Another challenge the company has been facing is customer scalability. Google's business model translates to millions of customers, the majority of them providing little revenue: the millions of little website displaying Google ads, or the millions of small businesses buying ad space on Google search engine. This means that the company doesn't have the resources to deal with them all personally if it wants to keep healthy profit margins. As a result Google has been automating everything. Combine with the fact that the Internet has allowed Google to release a service directly to end users, and you have a company that doesn't have to work with anybody else to release new services.

The liability for Google is that it is used to have automated mass "partnerships", behaves like a black box to its customers and is used to change its services without much discussion with them. That's how the company recently changed its PageRank algorithm without warning, never mind that it upset numerous Google Ad and AdSense customers. Likewise, customers who believe they've been victim of click fraud will have the hardest time getting an email response from a human being, let alone talking to one on the phone.

This behavior is an even larger liability when it comes to real partnerships. To begin with, the company tends to have a "release it on my own" approach instead of seeking partners to help. It sometimes seeked some partnerships but it's an exception more than the rule (examples of such exceptions being the book scanning project or the free Wi-Fi project in San Fransisco). The "release often, release early" mentality works great for autonomous Internet services, it is less successful for services that require consensus. This is how Google got sued by several newspapers worldwide because it was indexing their websites without their approval. It's only much later that Google struck a partnership with some news agencies and start hosting some of its own content. Likewise, the Web search giant's attitude can hamper the promotion of its OpenSocial standard geared towards social networking sites. Here, Google just cannot do as it pleases without listening to its partners.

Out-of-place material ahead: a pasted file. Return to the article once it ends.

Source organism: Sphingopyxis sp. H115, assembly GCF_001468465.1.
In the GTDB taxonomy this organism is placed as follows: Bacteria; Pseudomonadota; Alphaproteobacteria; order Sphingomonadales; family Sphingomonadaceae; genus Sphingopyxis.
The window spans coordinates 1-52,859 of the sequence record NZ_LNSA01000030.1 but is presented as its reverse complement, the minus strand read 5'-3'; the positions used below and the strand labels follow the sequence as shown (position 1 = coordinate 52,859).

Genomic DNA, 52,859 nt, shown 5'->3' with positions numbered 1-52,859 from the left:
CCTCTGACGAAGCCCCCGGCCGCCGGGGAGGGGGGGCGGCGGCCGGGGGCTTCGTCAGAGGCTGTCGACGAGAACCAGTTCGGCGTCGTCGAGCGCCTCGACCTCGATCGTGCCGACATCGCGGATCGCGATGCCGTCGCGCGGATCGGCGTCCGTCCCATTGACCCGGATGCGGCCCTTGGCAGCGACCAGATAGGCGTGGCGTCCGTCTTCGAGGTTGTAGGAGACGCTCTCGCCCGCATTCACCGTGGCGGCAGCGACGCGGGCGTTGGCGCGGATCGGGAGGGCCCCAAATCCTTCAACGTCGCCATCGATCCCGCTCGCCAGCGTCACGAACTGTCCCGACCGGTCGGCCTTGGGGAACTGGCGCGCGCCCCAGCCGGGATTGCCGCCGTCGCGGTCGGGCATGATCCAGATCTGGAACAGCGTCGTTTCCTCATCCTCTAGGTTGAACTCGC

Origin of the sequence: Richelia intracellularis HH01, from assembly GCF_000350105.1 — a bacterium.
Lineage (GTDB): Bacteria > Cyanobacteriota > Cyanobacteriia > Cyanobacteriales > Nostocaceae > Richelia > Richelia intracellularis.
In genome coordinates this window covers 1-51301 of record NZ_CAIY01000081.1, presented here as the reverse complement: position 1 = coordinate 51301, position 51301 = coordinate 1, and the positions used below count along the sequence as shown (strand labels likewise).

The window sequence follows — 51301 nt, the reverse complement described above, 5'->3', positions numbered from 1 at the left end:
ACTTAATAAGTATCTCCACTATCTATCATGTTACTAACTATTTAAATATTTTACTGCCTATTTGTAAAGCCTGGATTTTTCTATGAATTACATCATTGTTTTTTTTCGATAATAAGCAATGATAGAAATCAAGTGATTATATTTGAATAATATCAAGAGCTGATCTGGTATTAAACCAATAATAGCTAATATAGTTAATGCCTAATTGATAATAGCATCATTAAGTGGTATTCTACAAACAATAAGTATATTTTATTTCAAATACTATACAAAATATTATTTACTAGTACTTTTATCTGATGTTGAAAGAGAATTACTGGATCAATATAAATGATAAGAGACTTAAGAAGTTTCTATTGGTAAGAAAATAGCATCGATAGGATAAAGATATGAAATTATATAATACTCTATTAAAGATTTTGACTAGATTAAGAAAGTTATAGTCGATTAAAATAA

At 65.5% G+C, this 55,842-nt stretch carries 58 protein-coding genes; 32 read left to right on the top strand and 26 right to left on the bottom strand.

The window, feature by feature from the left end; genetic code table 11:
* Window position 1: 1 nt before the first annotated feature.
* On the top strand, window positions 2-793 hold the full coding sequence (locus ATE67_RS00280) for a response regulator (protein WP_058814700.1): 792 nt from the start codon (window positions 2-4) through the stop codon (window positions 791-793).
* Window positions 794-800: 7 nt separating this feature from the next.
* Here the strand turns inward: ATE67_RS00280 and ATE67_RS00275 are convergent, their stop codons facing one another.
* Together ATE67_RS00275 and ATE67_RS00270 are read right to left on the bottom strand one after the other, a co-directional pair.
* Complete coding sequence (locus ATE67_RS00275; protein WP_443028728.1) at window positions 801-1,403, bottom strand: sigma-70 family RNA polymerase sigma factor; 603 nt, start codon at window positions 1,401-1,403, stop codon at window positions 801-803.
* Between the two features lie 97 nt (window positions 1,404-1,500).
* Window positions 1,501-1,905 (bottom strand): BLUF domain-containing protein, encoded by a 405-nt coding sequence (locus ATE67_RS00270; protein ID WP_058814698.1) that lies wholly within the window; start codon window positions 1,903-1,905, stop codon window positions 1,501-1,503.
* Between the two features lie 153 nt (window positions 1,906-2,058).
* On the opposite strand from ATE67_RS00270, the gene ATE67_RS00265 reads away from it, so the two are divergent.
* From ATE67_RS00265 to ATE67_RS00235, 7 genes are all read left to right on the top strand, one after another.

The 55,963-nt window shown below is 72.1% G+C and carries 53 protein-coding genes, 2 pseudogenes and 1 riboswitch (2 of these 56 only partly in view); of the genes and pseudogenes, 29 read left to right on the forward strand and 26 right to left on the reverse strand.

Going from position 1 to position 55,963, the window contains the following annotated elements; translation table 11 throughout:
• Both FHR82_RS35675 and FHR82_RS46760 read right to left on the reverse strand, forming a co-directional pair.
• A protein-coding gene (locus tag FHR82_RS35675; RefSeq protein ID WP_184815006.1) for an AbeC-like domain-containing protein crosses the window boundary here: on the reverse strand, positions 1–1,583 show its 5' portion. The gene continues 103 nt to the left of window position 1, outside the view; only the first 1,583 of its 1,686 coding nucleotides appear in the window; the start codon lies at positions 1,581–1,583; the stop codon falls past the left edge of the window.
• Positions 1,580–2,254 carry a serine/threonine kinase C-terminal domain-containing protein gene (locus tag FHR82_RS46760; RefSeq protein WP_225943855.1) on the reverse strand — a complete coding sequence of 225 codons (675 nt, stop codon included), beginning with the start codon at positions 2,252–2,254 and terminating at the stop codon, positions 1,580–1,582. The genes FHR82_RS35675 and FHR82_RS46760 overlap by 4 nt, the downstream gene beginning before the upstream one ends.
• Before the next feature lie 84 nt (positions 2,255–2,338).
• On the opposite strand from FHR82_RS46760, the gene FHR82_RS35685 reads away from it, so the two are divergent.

Friday, November 02, 2007

News Item: Google announces an open API geared at social networking sites

News Item: Google announced an open API geared at social networking sites. Named OpenSocial, the goal is to help developing applications that will work on all the social networking sites that support OpenSocial. At the time of the announcement, over a dozen sites have agreed to support that platform: MySpace, LinkedIn, Salesforce, Friendster and many others. Not surprisingly, Google's own networking site, Orkut, is among the partners.

Analysis: this move is widely seen as an attempt from Google to rally as many social networking sites as possible against FaceBook. The latter hasn't embraced OpenSocial, which is not surprising considering that 1) Microsoft acquired 1.6% of the company - and probably signed some exclusive contracts - days ago 2) FaceBook has little incentive to see all the 3rd party applications developed for its site ported to other less successful sites.

After having failed to establish itself in the social networking market with Orkut, Google tries to maneuver around the challenge by being a key supplier for as many networking sites as possible. OpenSocial, like any open standards, can change the name of the game. On the one hand, it helps promote the development of applications for such sites. On the other hand, it erodes some competitive advantages of those sites. Why so?

First of all, by embracing OpenSocial, a social networking site benefits from all the applications developed on this platform. But so does the competition. If it is a good thing for a site like LinkedIn which is lacking applications and can fear the rise of FaceBook, it is not for the front runner (present of future) which already has a lot of applications.

Second, an open application platform might mean it is easier to transfer contacts from one site to another. The API indeed provides some access to one's contacts. One of the main barriers that prevents users from jumping from site to site is to have to recreate all their contacts. If an application can at least find if they've already signed up / let you know when they join / invite them for you, then moving to the new social networking site of year is much less painful.

Now, several things could hamper the development of OpenSocial:

1) An endorsement is just a promise. Future will tell if the sites who have endorsed OpenSocial will actually support the platform, and if the platform is designed well enough for applications to be truly portable.

2) Google so far has been used to have "automatic mass partnerships": millions of anonymous Websites that embed Google Maps or Google Ads through an automatic process. Having to deal with a small number of high-profile sites is rather new for the company.

3) It remains to be seen if Google will resist the temptation of favoring Orkut at the expense of the other sites embracing OpenSocial, which could undermine its credibility.

4) The OpenSocial coalition regroups very different social networking sites. LinkedIn is for professional purposes only, at the polar opposite from MySpace. Some applications developed for one type of site might not be welcome on another type of site.